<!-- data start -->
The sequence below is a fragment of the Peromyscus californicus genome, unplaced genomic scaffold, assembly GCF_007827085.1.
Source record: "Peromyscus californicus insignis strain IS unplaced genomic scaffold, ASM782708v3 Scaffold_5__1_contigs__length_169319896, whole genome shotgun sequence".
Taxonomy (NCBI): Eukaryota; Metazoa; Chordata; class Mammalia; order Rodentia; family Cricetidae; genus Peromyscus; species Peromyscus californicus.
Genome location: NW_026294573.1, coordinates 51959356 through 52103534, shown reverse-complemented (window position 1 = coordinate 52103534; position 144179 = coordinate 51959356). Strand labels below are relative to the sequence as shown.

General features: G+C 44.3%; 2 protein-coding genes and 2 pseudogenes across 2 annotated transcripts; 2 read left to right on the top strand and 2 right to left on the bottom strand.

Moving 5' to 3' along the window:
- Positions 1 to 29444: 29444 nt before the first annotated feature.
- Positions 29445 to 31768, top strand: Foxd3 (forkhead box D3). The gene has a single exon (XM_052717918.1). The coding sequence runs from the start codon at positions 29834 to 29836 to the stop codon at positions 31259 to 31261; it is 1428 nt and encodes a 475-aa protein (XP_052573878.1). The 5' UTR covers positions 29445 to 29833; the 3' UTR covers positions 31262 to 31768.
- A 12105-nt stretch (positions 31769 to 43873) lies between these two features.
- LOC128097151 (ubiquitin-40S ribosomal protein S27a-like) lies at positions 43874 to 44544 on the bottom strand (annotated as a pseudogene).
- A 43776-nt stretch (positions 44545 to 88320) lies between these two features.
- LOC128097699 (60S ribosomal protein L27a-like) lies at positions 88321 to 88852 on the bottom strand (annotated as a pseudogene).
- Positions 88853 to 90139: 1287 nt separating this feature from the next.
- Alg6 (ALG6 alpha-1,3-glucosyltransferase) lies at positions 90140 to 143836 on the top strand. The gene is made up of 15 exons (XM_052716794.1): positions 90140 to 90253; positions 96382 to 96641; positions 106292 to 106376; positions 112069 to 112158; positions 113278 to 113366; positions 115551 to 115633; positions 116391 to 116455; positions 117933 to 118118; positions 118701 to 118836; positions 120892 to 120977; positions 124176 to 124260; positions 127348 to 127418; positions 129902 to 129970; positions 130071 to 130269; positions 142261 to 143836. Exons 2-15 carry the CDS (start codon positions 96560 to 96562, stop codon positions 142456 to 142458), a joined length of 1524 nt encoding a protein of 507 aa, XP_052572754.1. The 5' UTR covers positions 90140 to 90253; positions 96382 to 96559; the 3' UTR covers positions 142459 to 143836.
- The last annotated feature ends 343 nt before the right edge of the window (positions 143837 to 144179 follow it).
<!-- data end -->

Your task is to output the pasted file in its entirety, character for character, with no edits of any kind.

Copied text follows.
The sequence below is a fragment of the Peromyscus californicus genome, unplaced genomic scaffold, assembly GCF_007827085.1.
Source record: "Peromyscus californicus insignis strain IS unplaced genomic scaffold, ASM782708v3 Scaffold_5__1_contigs__length_169319896, whole genome shotgun sequence".
Taxonomy (NCBI): Eukaryota; Metazoa; Chordata; class Mammalia; order Rodentia; family Cricetidae; genus Peromyscus; species Peromyscus californicus.
Genome location: NW_026294573.1, coordinates 51959356 through 52103534, shown reverse-complemented (window position 1 = coordinate 52103534; position 144179 = coordinate 51959356). Strand labels below are relative to the sequence as shown.

General features: G+C 44.3%; 2 protein-coding genes and 2 pseudogenes across 2 annotated transcripts; 2 read left to right on the top strand and 2 right to left on the bottom strand.

Moving 5' to 3' along the window:
- Positions 1 to 29444: 29444 nt before the first annotated feature.
- Positions 29445 to 31768, top strand: Foxd3 (forkhead box D3). The gene has a single exon (XM_052717918.1). The coding sequence runs from the start codon at positions 29834 to 29836 to the stop codon at positions 31259 to 31261; it is 1428 nt and encodes a 475-aa protein (XP_052573878.1). The 5' UTR covers positions 29445 to 29833; the 3' UTR covers positions 31262 to 31768.
- A 12105-nt stretch (positions 31769 to 43873) lies between these two features.
- LOC128097151 (ubiquitin-40S ribosomal protein S27a-like) lies at positions 43874 to 44544 on the bottom strand (annotated as a pseudogene).
- A 43776-nt stretch (positions 44545 to 88320) lies between these two features.
- LOC128097699 (60S ribosomal protein L27a-like) lies at positions 88321 to 88852 on the bottom strand (annotated as a pseudogene).
- Positions 88853 to 90139: 1287 nt separating this feature from the next.
- Alg6 (ALG6 alpha-1,3-glucosyltransferase) lies at positions 90140 to 143836 on the top strand. The gene is made up of 15 exons (XM_052716794.1): positions 90140 to 90253; positions 96382 to 96641; positions 106292 to 106376; positions 112069 to 112158; positions 113278 to 113366; positions 115551 to 115633; positions 116391 to 116455; positions 117933 to 118118; positions 118701 to 118836; positions 120892 to 120977; positions 124176 to 124260; positions 127348 to 127418; positions 129902 to 129970; positions 130071 to 130269; positions 142261 to 143836. Exons 2-15 carry the CDS (start codon positions 96560 to 96562, stop codon positions 142456 to 142458), a joined length of 1524 nt encoding a protein of 507 aa, XP_052572754.1. The 5' UTR covers positions 90140 to 90253; positions 96382 to 96559; the 3' UTR covers positions 142459 to 143836.
- The last annotated feature ends 343 nt before the right edge of the window (positions 143837 to 144179 follow it).